UCL School of Life and Medical Sciences


Our history

UCL first offered courses in medicine in 1834. 

We are now now a major biomedical research centre and a global leader in medical and health research. We blend research and teaching in medicine with advances in clinical care and population health through partnership with four world-class London hospitals and the wider health community. 

In 2011, the School of Life & Medical Sciences, incorporating UCL Medical School, established four UCL faculties representing one of the largest and most prestigious aggregations of academics in biomedical, life and population health sciences. The school has a global reputation for teaching informed by cutting-edge research.

Our Medical School has emerged from the amalgamation of a number of prestigious institutions over a period of some years. These are the medical schools of the Middlesex Hospital, University College Hospital and the Royal Free Hospital. 

Some key dates


The Middlesex Hospital starts training doctors.


UCL is founded under the name London University.


Professor of Psychiatry at UCL John Conolly revolutionises the treatment of mentally ill patients, overturning the harsh practice of mechanically restraining patients.


University College Hospital opens; the only one in London to be built to provide a university faculty with a hospital for teaching purposes.


Robert Liston, Professor of Clinical Surgery at UCL, performs the first operation under anaesthetic in Europe. This is one of the most striking advances in the history of surgery. 


The Royal Free opens as the London School of Medicine for Women, the first medical school to admit women students.


Former student Marie Stopes opens the first ever family planning clinic in London. It makes one of the greatest social impacts of the 20th century.


UCL physiologist Archibald Vivian Hill wins the Nobel Prize for Medicine for his discovery relating to the production of heat in the muscle. Hill shared the prize with German scientist Otto Fritz Meyerhof.


Former student Francis Crick (UCL Physics 1937) and James Watson identified the DNA double helix, and are awarded the Nobel Prize. Their work forms the basis of the human genome project.


Andrew Huxley, then Head of UCL Physiology, wins a Nobel Prize alongside Sir John Eccles and Alan L Hodgkin for their discoveries concerning the electrical impulses that enable the activity of organisms to be coordinated by a central nervous system.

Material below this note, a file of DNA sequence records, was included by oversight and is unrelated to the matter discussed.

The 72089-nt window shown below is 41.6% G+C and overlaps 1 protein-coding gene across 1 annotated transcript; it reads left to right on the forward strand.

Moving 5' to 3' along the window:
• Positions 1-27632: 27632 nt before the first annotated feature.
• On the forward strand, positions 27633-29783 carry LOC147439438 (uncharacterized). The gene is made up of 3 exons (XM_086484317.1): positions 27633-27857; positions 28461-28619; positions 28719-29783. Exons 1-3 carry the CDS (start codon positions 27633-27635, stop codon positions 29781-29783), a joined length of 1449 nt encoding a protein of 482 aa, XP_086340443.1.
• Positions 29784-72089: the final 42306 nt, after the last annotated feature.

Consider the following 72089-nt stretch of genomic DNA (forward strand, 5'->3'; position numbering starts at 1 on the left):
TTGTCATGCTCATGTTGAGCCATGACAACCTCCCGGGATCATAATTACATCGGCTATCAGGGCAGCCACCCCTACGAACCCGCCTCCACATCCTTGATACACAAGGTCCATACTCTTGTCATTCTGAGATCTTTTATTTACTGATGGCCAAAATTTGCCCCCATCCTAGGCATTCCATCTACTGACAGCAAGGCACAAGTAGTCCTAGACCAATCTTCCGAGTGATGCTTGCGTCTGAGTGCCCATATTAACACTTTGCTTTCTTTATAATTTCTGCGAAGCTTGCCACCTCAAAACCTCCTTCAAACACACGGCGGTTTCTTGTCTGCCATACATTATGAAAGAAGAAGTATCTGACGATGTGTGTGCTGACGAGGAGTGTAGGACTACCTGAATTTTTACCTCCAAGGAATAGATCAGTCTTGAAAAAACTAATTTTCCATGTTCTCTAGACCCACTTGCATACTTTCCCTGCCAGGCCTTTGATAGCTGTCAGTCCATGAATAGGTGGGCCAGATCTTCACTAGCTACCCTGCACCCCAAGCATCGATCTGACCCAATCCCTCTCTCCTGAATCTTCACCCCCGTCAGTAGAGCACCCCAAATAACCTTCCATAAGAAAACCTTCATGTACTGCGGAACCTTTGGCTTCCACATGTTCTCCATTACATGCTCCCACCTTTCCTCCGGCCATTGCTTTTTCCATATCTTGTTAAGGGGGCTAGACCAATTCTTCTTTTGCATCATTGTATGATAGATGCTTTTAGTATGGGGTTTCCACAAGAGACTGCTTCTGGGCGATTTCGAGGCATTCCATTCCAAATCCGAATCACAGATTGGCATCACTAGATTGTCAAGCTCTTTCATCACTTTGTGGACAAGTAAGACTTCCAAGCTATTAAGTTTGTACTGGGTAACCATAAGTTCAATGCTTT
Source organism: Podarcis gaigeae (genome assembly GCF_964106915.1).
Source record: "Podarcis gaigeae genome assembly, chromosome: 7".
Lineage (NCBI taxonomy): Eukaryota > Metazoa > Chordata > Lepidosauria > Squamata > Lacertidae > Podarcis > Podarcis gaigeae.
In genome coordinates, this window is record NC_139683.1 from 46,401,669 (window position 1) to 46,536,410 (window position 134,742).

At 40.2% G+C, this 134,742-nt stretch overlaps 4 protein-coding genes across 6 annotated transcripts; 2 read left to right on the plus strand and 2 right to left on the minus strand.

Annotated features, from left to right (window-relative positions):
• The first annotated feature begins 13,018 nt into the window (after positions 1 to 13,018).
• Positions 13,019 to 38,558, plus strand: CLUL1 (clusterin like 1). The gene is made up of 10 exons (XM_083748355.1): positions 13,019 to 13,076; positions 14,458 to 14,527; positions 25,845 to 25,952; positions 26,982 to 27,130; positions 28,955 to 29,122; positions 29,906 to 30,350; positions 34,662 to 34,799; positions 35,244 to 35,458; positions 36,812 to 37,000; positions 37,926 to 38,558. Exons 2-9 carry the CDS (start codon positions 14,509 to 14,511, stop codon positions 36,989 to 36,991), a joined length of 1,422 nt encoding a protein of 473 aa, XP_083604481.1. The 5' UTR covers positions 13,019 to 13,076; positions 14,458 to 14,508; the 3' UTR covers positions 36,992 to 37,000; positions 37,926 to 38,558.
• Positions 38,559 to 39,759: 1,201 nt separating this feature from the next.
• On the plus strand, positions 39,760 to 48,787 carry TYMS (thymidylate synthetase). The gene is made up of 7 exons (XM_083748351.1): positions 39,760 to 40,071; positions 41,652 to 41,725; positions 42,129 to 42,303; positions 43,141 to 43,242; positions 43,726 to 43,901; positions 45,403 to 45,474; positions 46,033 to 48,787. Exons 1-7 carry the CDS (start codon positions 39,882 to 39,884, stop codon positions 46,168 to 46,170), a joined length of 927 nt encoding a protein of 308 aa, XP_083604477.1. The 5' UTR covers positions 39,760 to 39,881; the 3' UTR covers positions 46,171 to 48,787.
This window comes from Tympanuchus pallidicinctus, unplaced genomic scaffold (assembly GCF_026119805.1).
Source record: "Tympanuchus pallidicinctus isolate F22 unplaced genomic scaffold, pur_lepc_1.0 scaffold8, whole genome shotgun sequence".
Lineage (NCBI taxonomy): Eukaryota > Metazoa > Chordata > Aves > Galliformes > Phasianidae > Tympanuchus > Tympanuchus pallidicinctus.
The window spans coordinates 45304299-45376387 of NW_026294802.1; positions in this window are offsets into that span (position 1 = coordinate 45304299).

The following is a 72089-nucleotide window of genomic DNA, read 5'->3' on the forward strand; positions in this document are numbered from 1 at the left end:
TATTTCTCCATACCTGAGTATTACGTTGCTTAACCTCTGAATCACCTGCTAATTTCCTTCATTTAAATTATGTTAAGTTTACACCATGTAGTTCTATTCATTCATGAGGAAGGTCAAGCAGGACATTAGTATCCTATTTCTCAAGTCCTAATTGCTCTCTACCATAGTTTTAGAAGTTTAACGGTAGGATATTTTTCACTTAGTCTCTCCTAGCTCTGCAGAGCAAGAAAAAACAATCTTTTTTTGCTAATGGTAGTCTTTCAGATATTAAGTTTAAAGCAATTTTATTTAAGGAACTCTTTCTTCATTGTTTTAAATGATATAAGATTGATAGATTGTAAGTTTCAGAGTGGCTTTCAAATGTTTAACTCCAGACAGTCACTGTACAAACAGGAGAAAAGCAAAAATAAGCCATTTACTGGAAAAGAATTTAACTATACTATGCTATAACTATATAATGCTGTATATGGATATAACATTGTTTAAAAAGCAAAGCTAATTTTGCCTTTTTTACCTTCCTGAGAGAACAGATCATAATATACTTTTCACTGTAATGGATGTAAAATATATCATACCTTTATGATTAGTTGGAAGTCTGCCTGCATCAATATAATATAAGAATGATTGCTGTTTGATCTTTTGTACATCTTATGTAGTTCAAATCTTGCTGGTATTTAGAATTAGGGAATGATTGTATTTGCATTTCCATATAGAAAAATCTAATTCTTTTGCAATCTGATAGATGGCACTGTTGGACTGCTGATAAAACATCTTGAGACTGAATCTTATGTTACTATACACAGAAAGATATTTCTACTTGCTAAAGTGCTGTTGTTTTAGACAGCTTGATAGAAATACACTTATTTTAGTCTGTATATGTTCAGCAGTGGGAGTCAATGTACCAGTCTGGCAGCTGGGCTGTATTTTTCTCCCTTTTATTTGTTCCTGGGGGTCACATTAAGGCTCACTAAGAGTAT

Michael Epstein, Yvonne Barr and Bert Achong identified the EpsteinBarr virus - responsible for glandular fever - at the UCL Medical School, Middlesex Hospital.


Bernard Katz, former Head of UCL Biophysics, is awarded a Nobel Prize for discoveries concerning how neurotransmitters are released at synapses - the junctions across which nerve cells signal to each other and to other types of cells. 


UCL's Professor Robin Weiss and colleagues discover that the CD4 molecule on lymphocytes is the binding receptor for HIV, crucial to early understanding of how HIV infects cells.


University College Hospital Medical School merges with the Middlesex Hospital Medical School.


Sir James Black, former Head of UCL Pharmacology, receives a Nobel Prize for work leading to the development of betablocker drugs propranolol and cimetidine, used to treat hypertension and stomach ulcers respectively.


University College Hospital Medical School merges with the Royal Free Hospital Medical School.


Sir Martin Evans, UCL Anatomy & Developmental Biology staff member 1966-1979, becomes a Nobel Laureate for discovering principles to introduce gene modifications in mice by using embryonic stem cells. Today, genetically modified mice are considered vital for medical research. 


UCL Partners is designated as one of the first academic health science partnerships in the UK. As well as UCL, the founding partners include Barts Health NHS Trust, Great Ormond Street Hospital for Children NHS Foundation Trust, Moorfields Eye Hospital NHS Foundation Trust, Queen Mary University of London, Royal Free London NHS Foundation Trust and University College London Hospitals NHS Foundation Trust.


UCL becomes a founding partner of the Francis Crick Institute, a medical research consortium also involving the Medical Research Council, Cancer Research UK, the Wellcome Trust, Imperial and King's College London.


James Rothman shares the Nobel Prize in Physiology or Medicine with Randy W. Schekman and Thomas C. Südhof "for their discoveries of machinery regulating vesicle traffic, a major transport system in our cells". Professor Rothman is establishing a laboratory at UCL under the Yale-UCL collaboration.


Professor John O'Keefe, Director of the Sainsbury Wellcome Centre for Neural Circuits & Behaviour at UCL, is awarded the 2014 Nobel Prize in Physiology or Medicine for the discovery of cells that constitute a positioning system in the brain - an 'inner GPS' - that enables us to orient ourselves.


Professor John Hardy (UCL Institute of Neurology) was awarded the $3 million Breakthrough Prize in Life Sciences for his pioneering research into the genetic causes of Alzheimer's disease, other forms of dementia and Parkinson's disease.